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Made in 1942, this comedy is set in Warsaw, during the Polish occupation by the Nazis.  It unashamedly pokes fun both at Hitler and the Nazi regime, and also the vanity of actors.  It tells the story of a Polish acting troupe, including husband and wife couple Joseph and Maria Tura (Jack Benny and Carole Lombard, in her last film), who find themselves tangled up in a plot to stop the Nazis obtaining valuable information.  It does not sound like a recipe for a hilarious comedy…but that is what this film is.  Joseph Tura considers himself an acclaimed Shakespearean actor, and during the film he plays Hamlet (badly!)  Maria, his beautiful and feisty wife, catches the eye of Lieutenant Stanislav Sobinski.  Joseph is suspicious and jealous, but they soon have greater problems to worry about…

By the time this film was released, Germany was sweeping across Europe.  Also, tragically, Carole Lombard had died in a plane crash, and possibly as a result, the film was initially seen as being in bad taste, and was not appreciated by audiences.  Over the years however, it has gained a reputation as a classic comedy, and I think the humour still stands up well for modern viewers.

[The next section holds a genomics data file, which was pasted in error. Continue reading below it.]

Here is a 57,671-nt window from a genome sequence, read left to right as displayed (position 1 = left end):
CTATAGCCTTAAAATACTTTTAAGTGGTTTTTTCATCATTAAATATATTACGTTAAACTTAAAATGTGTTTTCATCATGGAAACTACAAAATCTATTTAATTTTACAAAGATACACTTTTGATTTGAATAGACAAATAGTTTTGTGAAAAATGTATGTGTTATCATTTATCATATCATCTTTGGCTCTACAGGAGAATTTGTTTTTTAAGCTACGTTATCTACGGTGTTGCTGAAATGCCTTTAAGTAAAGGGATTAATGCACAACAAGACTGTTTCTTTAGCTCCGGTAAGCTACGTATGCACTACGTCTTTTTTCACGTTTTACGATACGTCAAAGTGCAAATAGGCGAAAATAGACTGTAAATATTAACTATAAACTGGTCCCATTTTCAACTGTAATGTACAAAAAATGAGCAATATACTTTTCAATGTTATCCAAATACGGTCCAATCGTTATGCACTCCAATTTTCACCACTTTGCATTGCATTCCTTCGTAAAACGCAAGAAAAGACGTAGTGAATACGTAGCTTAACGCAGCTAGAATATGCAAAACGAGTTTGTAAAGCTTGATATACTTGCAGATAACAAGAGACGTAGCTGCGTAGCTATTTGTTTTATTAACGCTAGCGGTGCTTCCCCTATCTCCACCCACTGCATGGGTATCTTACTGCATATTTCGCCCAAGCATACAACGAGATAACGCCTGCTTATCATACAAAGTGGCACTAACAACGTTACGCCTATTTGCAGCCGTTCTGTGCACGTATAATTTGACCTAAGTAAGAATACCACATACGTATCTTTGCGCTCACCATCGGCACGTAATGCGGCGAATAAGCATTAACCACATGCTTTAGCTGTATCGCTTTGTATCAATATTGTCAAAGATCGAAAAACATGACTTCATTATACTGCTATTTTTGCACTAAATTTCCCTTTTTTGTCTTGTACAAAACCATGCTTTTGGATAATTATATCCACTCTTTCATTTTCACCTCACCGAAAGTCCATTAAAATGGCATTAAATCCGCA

The story is convoluted, but easy enough to follow.  The real joy in this film however,  is the incredibly funny script and the way that the cast (even the minor players are terrific) deliver their lines.  The dialogue fizzes along nicely and there is also plenty of visual comedy.

The tragedy and heartache caused by the occupation of Poland is duly acknowledged, and I don’t think the film was attempting to make light of the situation at all.  One scene in particular shows members of the Nazi army jumping out of a plane to their certain death, on the orders of Hitler, given by radio transmission.  The film also shows the burning buildings and the many homeless and grieving families who suffered as a result of Hitler’s regime.

The subplot is great – concerning Joseph’s vexation at his wife’s flirtation with a handsome Lieutenant; and said Lieutenant’s infatuation with the slightly Maria (flightly she may be, but she is also possessed of a great bravery).

Carole Lombard looks beautiful and so full of life and vitality throughout – which in hindsight underlines the sadness of her death at such terrible circumstances at the age of 33.  Still, this is how she should be remembered – at her very best.  It’s a shame that this film turned out to be her swan song, but what a swan song it is.  Benny is also terrific; I have never seen any of his work before, but will certainly be searching out more of it!  This is one of the American Film Institute’s 100 Funniest Comedies, and it deserves its place on that list.  Despite the sombre subject matter, this is a film well worth seeing.

Year of release: 1942

Director: Ernst Lubitsch

Writers: Melchior Lengyel, Edwin Justus Mayer, Ernst Lubitsch

Main cast: Jack Benny, Carole Lombard, Robert Stack, Felix Bressart, Lionel Atwill, Stanley Ridges, Sig Ruman

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